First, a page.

LOCKED DOORS - April 27, 2014
We live in a society where doors are shut, locked, bolted, and often alarmed. There are security firms who install various devices to make sure that no intruder enters our home or place of business. If one does, alarms sound and the local police are immediately summoned. We want to feel secure when we lock our doors.
Locked doors are mentioned twice in this Sunday’s Gospel (John 20:19-31). We read that on the first Easter Sunday “the doors were locked, where the disciples were, for fear of the Jews.” After the events of Good Friday, the disciples had securely locked and bolted the doors of the place where they hiding. They were afraid that those who had crucified their Master might be seeking to arrest his followers. But the Risen Lord appeared to his fearful and astonished disciples, wished them peace, and breathed his Spirit upon them. The Lord who had smashed the doors of death could not be deterred by doors made of wood.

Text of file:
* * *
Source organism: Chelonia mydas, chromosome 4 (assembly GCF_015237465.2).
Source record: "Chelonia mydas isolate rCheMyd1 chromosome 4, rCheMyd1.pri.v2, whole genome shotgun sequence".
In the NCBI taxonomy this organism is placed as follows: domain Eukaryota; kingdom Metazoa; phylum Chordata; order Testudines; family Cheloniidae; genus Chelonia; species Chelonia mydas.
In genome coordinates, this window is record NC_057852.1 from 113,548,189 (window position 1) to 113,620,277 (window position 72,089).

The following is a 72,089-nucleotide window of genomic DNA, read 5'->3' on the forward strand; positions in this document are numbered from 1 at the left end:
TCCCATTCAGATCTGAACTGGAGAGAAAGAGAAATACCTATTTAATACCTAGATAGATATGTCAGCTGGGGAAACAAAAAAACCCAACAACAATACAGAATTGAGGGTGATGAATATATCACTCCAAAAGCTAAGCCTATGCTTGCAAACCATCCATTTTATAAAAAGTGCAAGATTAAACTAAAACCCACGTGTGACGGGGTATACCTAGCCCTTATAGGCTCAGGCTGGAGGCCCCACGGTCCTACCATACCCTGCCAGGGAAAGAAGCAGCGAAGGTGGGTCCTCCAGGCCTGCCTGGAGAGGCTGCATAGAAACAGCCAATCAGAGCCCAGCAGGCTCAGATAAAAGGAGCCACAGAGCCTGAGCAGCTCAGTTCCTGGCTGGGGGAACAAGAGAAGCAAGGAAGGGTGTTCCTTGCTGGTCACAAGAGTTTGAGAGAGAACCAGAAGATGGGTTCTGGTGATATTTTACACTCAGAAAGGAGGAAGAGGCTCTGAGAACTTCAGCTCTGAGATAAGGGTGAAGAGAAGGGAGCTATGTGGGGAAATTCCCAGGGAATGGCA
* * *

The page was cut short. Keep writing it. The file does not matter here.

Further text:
The Gospel then tells us that the following Sunday, the Risen Lord came once more “although the doors were locked.” The disciples who had rejoiced a week earlier when they saw their Risen Lord were still bolting doors. This time the Lord challenged Thomas who was locked in disbelief to open the doors of his heart and believe.
The Risen Lord, who came to his fearful disciples and sent them forth to be instruments of his peace and mercy in the world, continues to come to his Church - a Church that sometimes locks itself away in fear like those first disciples. The Lord comes to the Church through men and women who challenge it to open its doors. This Sunday we celebrate the canonization of two such people, Pope John XXIII and Pope John Paul II.
Pope John, in calling the Second Vatican Council in 1962, challenged the Church to move beyond its defensive and fearful stance and to embrace the world. He challenged the Church to open its doors to the modern world.
Pope John Paul during the 27 years of his pontificate traveled to 129 countries. He knocked on their “doors” and invited them to open themselves to the Good News of the Gospel. As he told the Church and the entire world on the day of his inauguration as pope in 1978, “Do not be afraid. Open wide the doors for Christ.”
The Sunday’s Gospel and this Sunday’s rites of canonization make one thing abundantly clear - the Risen Lord does not want his Church hiding in fear behind locked doors!
© 2014 Rev. Thomas B. Iwanowski
May you experience the peace and joy of the Risen Lord
during this Easter Season!